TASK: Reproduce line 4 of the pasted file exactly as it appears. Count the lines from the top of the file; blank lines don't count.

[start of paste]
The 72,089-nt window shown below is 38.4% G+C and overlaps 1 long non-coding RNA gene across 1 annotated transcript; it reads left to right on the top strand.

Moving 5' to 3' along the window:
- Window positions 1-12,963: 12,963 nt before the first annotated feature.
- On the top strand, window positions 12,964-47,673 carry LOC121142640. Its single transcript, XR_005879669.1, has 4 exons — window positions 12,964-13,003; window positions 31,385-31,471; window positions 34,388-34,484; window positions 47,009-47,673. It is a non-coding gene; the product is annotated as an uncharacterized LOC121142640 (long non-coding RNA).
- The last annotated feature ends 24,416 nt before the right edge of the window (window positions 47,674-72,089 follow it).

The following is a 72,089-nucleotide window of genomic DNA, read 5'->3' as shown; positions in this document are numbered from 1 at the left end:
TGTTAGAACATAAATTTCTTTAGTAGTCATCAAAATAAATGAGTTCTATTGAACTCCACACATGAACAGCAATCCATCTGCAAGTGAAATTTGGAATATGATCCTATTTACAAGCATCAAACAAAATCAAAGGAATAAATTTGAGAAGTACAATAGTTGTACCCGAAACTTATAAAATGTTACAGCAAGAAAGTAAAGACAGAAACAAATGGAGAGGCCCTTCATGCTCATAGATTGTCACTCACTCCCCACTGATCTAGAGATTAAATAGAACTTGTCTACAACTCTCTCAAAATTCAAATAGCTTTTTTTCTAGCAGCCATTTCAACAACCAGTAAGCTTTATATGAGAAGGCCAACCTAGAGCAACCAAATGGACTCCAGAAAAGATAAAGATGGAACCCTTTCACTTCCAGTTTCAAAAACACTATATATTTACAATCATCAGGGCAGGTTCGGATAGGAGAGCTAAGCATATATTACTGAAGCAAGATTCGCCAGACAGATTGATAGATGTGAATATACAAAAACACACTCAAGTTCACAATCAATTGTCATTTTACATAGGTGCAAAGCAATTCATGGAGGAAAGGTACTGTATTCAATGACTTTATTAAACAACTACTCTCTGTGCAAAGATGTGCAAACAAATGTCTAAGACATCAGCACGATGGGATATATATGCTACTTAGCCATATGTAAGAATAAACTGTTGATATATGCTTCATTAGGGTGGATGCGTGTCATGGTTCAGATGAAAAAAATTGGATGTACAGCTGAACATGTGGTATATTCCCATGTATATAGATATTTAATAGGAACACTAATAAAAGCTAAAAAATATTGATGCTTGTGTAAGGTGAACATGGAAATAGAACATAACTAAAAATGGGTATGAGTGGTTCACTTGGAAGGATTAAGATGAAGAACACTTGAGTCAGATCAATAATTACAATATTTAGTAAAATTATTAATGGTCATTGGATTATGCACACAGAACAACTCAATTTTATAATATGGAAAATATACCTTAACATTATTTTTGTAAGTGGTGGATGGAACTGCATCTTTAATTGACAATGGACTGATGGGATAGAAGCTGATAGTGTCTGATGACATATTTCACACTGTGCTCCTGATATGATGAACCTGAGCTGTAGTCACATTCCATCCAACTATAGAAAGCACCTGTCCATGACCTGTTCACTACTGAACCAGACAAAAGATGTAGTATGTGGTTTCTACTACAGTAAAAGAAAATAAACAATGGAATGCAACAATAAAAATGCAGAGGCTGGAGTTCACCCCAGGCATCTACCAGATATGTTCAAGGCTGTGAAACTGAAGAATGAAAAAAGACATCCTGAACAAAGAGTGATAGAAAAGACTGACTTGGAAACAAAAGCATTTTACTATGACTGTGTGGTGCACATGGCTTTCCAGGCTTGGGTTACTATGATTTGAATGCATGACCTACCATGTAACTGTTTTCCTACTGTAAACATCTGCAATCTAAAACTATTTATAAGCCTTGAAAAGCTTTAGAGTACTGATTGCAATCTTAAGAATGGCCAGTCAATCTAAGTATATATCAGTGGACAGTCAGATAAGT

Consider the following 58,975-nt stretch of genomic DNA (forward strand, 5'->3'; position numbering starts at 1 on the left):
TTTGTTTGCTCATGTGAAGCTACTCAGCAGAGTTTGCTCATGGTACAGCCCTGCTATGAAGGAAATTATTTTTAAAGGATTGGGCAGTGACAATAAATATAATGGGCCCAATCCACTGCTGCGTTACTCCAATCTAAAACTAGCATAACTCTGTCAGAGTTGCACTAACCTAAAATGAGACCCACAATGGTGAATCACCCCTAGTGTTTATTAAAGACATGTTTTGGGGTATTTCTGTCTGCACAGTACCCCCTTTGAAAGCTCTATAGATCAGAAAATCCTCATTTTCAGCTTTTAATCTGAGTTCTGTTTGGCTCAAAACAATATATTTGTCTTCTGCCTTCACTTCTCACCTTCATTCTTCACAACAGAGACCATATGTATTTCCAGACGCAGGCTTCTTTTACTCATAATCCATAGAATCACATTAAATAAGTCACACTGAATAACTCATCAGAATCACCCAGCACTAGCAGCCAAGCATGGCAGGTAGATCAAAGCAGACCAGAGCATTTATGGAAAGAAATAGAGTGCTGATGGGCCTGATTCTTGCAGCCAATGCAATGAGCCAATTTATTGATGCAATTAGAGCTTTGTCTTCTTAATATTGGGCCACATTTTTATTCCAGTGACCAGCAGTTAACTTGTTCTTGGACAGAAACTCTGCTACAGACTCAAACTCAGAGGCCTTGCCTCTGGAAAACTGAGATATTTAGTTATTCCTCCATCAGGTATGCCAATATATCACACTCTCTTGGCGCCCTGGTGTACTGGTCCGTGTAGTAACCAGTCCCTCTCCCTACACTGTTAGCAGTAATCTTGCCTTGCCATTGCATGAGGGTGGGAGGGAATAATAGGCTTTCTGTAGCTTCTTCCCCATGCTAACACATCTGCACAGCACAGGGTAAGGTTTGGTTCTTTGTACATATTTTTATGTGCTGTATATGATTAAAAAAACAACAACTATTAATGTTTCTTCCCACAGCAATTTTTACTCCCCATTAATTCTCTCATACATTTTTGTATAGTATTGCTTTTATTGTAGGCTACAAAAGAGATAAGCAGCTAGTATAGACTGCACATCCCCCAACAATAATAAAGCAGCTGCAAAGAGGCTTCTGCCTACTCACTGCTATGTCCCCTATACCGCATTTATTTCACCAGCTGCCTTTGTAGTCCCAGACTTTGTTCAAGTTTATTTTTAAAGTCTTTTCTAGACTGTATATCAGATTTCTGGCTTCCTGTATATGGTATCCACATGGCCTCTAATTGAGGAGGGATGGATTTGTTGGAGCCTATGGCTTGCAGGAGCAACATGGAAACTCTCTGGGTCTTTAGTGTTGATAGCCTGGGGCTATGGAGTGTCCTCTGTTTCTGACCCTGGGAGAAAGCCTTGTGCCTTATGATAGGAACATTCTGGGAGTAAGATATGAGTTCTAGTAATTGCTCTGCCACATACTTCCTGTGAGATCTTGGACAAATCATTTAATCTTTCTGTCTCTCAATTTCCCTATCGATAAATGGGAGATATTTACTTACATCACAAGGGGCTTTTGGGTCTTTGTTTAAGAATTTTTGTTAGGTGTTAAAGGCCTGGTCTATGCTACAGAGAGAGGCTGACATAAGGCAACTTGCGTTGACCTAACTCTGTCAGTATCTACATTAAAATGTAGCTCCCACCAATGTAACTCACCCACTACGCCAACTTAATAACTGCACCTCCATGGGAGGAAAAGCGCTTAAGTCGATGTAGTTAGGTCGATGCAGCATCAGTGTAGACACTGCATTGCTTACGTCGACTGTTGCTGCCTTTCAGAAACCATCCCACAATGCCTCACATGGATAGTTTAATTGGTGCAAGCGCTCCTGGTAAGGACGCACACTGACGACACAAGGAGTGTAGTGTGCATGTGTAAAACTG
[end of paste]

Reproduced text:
- On the top strand, window positions 12,964-47,673 carry LOC121142640. Its single transcript, XR_005879669.1, has 4 exons — window positions 12,964-13,003; window positions 31,385-31,471; window positions 34,388-34,484; window positions 47,009-47,673. It is a non-coding gene; the product is annotated as an uncharacterized LOC121142640 (long non-coding RNA).